Trio of black holes marks the spot for gravitational waves

The SKA may lead the way for the next discovery, made possible by the recent finding of supermassive black holes. (Nasa)

The SKA may lead the way for the next discovery, made possible by the recent finding of supermassive black holes. (Nasa)

An international team of astronomers, headed up by University of Cape Town postdoctoral fellow Roger Deane, has discovered three supermassive black holes, caught in a tight orbit four-billion light years away.

The research, published in scientific journal Nature on Wednesday, suggests that these black-hole systems might be more common than we thought, and might open up a new era of the search for gravitational waves. Black holes form when very massive stars collapse in on themselves, but the formation of supermassive black holes is not certain even though most – possibly all – galaxies are thought to have one at their centres.

They used a technique called VLBI – Very Long Based Interferometry – which involves multiple telescopes sometimes tens of thousands of kilometres apart, to look at the same object. “Using the combined signals from radio telescopes on four continents, we are able to observe this exotic system one-third of the way across the universe,” said Deane, who is a postdoctoral fellow. “It gives me great excitement as this is just scratching the surface of a long list of discoveries that will be made possible with the Square Kilometre Array (SKA).”

One of these science questions is gravitational waves, something that Albert Einstein predicted in his theory of general relativity, which have not been observationally proved.

“These binary supermassive black holes [are also] the strongest source of gravitational waves,” says Deane. 

The gravity of black holes is so strong that not even light can escape, hence the name. 

“The SKA and the MeerKAT are sensitive enough to be able to study the source of those gravitational waves. In high resolution.”

Deane said this is why the African VLBI Network will be an important addition to radio astronomy. Old telecommunications dishes are being converted into radio telescopes in Ghana, Kenya and Mozambique. A VLBI network requires at least four radio telescopes looking at the same object. South Africa’s Hartebeeshoek Radio Astronomy Observatory, for decades, was the only radio telescope on the African continent, and was part of the European VLBI.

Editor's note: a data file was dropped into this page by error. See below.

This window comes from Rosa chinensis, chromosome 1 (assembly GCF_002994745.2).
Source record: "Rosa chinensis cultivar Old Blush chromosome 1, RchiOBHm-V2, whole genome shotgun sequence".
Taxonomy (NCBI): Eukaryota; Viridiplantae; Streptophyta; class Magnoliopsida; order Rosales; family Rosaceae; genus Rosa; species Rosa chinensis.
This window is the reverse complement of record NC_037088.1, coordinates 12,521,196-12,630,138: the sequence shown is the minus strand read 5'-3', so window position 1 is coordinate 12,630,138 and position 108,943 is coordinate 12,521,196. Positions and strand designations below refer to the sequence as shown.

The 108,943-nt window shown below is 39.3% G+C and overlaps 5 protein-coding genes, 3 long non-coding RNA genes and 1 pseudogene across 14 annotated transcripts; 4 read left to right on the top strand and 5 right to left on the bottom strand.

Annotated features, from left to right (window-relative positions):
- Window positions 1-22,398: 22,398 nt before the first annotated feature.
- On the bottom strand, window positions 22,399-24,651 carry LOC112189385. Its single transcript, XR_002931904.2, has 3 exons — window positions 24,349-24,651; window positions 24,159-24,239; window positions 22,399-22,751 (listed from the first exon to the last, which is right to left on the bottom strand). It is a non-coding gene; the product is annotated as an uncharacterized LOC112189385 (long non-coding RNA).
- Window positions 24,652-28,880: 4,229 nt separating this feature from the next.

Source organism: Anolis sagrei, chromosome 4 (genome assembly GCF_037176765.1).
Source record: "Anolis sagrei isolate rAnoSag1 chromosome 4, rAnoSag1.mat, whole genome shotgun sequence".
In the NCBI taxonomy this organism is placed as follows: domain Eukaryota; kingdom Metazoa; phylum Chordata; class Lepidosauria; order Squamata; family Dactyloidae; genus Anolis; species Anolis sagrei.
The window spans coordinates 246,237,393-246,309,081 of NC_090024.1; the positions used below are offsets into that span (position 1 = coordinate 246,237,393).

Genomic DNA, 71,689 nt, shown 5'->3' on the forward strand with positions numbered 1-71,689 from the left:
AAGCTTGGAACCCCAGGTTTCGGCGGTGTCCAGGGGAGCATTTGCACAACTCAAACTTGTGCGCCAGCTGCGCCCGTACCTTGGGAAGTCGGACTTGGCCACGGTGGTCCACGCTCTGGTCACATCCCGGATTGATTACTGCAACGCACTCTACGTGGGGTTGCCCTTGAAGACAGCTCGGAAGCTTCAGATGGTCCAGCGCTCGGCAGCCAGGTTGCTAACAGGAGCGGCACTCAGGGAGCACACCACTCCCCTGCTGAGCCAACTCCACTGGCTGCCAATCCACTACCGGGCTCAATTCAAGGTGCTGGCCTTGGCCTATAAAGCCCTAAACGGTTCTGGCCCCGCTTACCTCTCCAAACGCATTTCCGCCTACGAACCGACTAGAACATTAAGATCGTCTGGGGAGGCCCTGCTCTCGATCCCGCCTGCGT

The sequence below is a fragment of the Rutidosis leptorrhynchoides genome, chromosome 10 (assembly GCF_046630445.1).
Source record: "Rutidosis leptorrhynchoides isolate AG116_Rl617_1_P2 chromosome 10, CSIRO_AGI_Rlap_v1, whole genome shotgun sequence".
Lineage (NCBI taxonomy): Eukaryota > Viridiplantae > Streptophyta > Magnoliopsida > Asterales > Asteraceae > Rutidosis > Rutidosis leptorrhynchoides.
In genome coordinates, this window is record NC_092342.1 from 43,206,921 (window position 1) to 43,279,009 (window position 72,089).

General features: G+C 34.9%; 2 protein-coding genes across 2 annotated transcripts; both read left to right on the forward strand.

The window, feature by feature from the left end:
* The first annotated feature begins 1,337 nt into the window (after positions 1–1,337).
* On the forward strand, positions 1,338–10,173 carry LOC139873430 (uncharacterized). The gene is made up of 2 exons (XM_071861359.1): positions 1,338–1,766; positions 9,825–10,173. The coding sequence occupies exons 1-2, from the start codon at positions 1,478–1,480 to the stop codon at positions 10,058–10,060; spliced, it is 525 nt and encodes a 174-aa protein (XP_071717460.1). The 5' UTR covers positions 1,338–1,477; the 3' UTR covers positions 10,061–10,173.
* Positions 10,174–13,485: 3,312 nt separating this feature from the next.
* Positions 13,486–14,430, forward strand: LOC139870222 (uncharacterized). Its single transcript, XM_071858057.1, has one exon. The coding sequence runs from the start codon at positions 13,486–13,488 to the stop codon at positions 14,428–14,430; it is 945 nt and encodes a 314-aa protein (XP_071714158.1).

“The further apart the dishes are, the finer the details,” said Deane, adding that dishes used for VLBI in Africa would dramatically improve our ability to “see” finer details.

Research co-author Zsolt Paragi from the Joint Institute for VLBI in Europe said: “VLBI is widely recognised as one of the best ways to confirm close-pair black hole systems, but the main difficulty has always been pre-selecting the most promising candidates.

“Our research shows that close-pair black holes may be much more common than previously thought, although their detection require extremely sensitive and high-resolution observations.”

Paragi said that the next generation of telescopes “will allow us to broaden our understanding of how black holes grew and evolved together with their host galaxies”.

Sarah Wild

Sarah Wild

Sarah Wild is a multiaward-winning science journalist. She studied physics, electronics and English literature at Rhodes University in an effort to make herself unemployable. It didn't work and she now writes about particle physics, cosmology and everything in between.In 2012, she published her first full-length non-fiction book Searching African Skies: The Square Kilometre Array and South Africa's Quest to Hear the Songs of the Stars, and in 2013 she was named the best science journalist in Africa by Siemens in their 2013 Pan-African Profiles Awards. Read more from Sarah Wild


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